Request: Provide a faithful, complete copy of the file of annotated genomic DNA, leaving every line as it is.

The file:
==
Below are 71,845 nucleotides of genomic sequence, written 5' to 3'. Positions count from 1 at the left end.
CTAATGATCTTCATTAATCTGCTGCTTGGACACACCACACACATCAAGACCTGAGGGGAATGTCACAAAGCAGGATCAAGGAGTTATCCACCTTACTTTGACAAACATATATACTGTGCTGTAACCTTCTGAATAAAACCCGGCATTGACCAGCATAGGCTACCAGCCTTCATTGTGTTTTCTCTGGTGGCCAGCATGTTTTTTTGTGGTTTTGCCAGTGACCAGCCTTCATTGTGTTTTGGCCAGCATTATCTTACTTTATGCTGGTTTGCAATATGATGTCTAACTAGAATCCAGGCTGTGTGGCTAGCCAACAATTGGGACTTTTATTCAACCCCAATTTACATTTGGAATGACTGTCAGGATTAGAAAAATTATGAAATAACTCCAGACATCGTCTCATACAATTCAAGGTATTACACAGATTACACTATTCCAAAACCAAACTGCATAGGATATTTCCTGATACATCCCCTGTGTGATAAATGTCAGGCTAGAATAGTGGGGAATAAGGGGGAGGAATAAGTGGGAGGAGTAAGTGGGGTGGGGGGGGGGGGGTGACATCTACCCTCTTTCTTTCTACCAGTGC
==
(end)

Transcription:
Below are 71,845 nucleotides of genomic sequence, written 5' to 3'. Positions count from 1 at the left end.
CTAATGATCTTCATTAATCTGCTGCTTGGACACACCACACACATCAAGACCTGAGGGGAATGTCACAAAGCAGGATCAAGGAGTTATCCACCTTACTTTGACAAACATATATACTGTGCTGTAACCTTCTGAATAAAACCCGGCATTGACCAGCATAGGCTACCAGCCTTCATTGTGTTTTCTCTGGTGGCCAGCATGTTTTTTTGTGGTTTTGCCAGTGACCAGCCTTCATTGTGTTTTGGCCAGCATTATCTTACTTTATGCTGGTTTGCAATATGATGTCTAACTAGAATCCAGGCTGTGTGGCTAGCCAACAATTGGGACTTTTATTCAACCCCAATTTACATTTGGAATGACTGTCAGGATTAGAAAAATTATGAAATAACTCCAGACATCGTCTCATACAATTCAAGGTATTACACAGATTACACTATTCCAAAACCAAACTGCATAGGATATTTCCTGATACATCCCCTGTGTGATAAATGTCAGGCTAGAATAGTGGGGAATAAGGGGGAGGAATAAGTGGGAGGAGTAAGTGGGGTGGGGGGGGGGGGGTGACATCTACCCTCTTTCTTTCTACCAGTGC